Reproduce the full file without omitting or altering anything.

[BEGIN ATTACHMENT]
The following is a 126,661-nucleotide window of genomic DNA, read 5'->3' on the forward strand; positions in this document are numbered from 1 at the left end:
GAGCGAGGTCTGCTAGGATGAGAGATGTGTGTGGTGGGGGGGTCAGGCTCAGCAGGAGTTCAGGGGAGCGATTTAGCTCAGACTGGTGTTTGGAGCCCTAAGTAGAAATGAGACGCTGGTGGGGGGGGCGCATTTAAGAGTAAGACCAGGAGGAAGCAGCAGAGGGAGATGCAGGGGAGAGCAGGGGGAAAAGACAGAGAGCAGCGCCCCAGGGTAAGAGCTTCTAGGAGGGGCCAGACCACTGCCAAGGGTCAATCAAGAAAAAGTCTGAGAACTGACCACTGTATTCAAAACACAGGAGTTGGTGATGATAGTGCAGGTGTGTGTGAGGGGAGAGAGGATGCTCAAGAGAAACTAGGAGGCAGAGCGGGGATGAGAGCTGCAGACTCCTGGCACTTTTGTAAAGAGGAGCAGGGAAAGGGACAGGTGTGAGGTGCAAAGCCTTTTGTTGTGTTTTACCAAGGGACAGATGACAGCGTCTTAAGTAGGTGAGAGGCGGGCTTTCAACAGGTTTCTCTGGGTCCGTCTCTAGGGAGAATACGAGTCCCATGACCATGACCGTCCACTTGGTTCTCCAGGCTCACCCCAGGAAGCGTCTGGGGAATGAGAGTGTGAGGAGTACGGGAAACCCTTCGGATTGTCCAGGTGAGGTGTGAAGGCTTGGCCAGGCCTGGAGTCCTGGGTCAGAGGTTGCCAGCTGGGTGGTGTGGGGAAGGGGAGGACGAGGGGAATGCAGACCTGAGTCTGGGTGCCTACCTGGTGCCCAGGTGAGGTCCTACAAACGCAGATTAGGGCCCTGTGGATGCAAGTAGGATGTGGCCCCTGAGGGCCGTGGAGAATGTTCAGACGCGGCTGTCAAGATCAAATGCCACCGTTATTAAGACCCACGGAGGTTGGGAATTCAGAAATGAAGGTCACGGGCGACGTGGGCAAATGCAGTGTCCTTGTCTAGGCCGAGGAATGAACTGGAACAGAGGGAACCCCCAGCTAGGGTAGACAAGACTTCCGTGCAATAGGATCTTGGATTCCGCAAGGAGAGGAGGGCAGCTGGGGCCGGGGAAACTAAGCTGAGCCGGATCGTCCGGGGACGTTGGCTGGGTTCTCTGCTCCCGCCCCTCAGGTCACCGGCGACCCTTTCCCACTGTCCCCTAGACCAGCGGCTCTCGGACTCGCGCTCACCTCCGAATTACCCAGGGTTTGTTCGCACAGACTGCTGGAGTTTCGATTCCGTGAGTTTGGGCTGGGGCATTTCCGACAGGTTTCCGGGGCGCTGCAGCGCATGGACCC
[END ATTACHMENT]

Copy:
The following is a 126,661-nucleotide window of genomic DNA, read 5'->3' on the forward strand; positions in this document are numbered from 1 at the left end:
GAGCGAGGTCTGCTAGGATGAGAGATGTGTGTGGTGGGGGGGTCAGGCTCAGCAGGAGTTCAGGGGAGCGATTTAGCTCAGACTGGTGTTTGGAGCCCTAAGTAGAAATGAGACGCTGGTGGGGGGGGCGCATTTAAGAGTAAGACCAGGAGGAAGCAGCAGAGGGAGATGCAGGGGAGAGCAGGGGGAAAAGACAGAGAGCAGCGCCCCAGGGTAAGAGCTTCTAGGAGGGGCCAGACCACTGCCAAGGGTCAATCAAGAAAAAGTCTGAGAACTGACCACTGTATTCAAAACACAGGAGTTGGTGATGATAGTGCAGGTGTGTGTGAGGGGAGAGAGGATGCTCAAGAGAAACTAGGAGGCAGAGCGGGGATGAGAGCTGCAGACTCCTGGCACTTTTGTAAAGAGGAGCAGGGAAAGGGACAGGTGTGAGGTGCAAAGCCTTTTGTTGTGTTTTACCAAGGGACAGATGACAGCGTCTTAAGTAGGTGAGAGGCGGGCTTTCAACAGGTTTCTCTGGGTCCGTCTCTAGGGAGAATACGAGTCCCATGACCATGACCGTCCACTTGGTTCTCCAGGCTCACCCCAGGAAGCGTCTGGGGAATGAGAGTGTGAGGAGTACGGGAAACCCTTCGGATTGTCCAGGTGAGGTGTGAAGGCTTGGCCAGGCCTGGAGTCCTGGGTCAGAGGTTGCCAGCTGGGTGGTGTGGGGAAGGGGAGGACGAGGGGAATGCAGACCTGAGTCTGGGTGCCTACCTGGTGCCCAGGTGAGGTCCTACAAACGCAGATTAGGGCCCTGTGGATGCAAGTAGGATGTGGCCCCTGAGGGCCGTGGAGAATGTTCAGACGCGGCTGTCAAGATCAAATGCCACCGTTATTAAGACCCACGGAGGTTGGGAATTCAGAAATGAAGGTCACGGGCGACGTGGGCAAATGCAGTGTCCTTGTCTAGGCCGAGGAATGAACTGGAACAGAGGGAACCCCCAGCTAGGGTAGACAAGACTTCCGTGCAATAGGATCTTGGATTCCGCAAGGAGAGGAGGGCAGCTGGGGCCGGGGAAACTAAGCTGAGCCGGATCGTCCGGGGACGTTGGCTGGGTTCTCTGCTCCCGCCCCTCAGGTCACCGGCGACCCTTTCCCACTGTCCCCTAGACCAGCGGCTCTCGGACTCGCGCTCACCTCCGAATTACCCAGGGTTTGTTCGCACAGACTGCTGGAGTTTCGATTCCGTGAGTTTGGGCTGGGGCATTTCCGACAGGTTTCCGGGGCGCTGCAGCGCATGGACCC